Section 5. Replay the clip and ask students to identify the use of any film terms they see, using the cinematic elements note taking sheet. Show students a second clip, perhaps the trailer for Fallout, and ask them to focus on one or more of the elements on the note taking form. Note: students should NOT be asked to take notes on ALL the elements at first; it is a skill they will develop. In the meantime, assign an individual element to each student or assign students to work in groups.

Procedures Part Two: Theatrical Elements

Teacher Notes: When watching film, it is essential that students look at more than just the cinematic elements (shot type, angle, lighting, etc.) discussed in the previous part. Film is also made up of theatrical elements (costumes, props, sets, acting, etc.), which students also need to learn to examine.

Section 1. Select at least two clips from the films identified below:

  • FUTURSTATES clips: The opening two minutes of The Rise or Silver Sling. The trailer for any of the films from the FUTURESTATES site would also work well.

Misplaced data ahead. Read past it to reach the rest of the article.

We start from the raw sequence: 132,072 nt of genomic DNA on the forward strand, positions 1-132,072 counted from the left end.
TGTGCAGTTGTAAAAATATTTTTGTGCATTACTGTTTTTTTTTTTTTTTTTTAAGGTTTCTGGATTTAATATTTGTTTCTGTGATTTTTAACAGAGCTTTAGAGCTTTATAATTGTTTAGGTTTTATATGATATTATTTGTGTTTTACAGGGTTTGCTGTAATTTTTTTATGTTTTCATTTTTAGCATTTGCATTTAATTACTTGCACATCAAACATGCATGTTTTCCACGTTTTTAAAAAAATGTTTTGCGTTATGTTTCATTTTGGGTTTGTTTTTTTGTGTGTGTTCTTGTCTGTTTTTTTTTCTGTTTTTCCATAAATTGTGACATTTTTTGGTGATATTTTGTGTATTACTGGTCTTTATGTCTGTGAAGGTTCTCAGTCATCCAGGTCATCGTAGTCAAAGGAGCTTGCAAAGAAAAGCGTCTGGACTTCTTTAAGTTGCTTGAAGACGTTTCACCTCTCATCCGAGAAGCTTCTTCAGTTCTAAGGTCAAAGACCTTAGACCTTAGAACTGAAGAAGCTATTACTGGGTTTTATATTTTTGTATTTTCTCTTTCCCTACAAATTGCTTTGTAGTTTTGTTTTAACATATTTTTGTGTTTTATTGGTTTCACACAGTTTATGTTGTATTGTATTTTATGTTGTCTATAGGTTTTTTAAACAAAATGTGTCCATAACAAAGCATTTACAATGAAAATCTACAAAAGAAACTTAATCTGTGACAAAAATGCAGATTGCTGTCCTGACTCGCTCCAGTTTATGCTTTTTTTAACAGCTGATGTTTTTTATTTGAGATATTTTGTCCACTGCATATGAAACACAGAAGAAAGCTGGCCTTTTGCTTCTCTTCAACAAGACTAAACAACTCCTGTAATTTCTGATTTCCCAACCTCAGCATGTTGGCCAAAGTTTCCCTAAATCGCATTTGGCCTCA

• Others films:
    • The opening scene from Life Is Beautiful
    • The opening scene from Chocolat
    • When Cyrano tries to tell Roxanne he loves her at the bakery (about 20 minutes in) in the film Cyrano de Bergerac
    • Just about any scene from Moulin Rouge
    • The scene from Chicago where the lawyer and Roxie have their press conference
    • The scene in Whale Rider where Paikea looks in on the boys training (about 35 minutes into the film)

As students watch each clip, ask them to write down what they notice about the costumes, props, sets, and acting choices on the theatrical elements note taking form. Note that acting can include movement, gestures, voices, etc.

Section 2. After viewing the film clips, students should write a paragraph with a strong topic sentence that explains the effect of one or more of those theatrical elements. The way to get students to respond well is to ask them, “Why did the director use ...?”

Section 3. Before looking at one of the films from the FUTURESTATES site in its entirety, it might be a good idea to practice with the combined theatrical and cinematic note taking form while viewing one of the clips already examined.

There are no extension activities for this lesson.

  • Film module:
    Silver Sling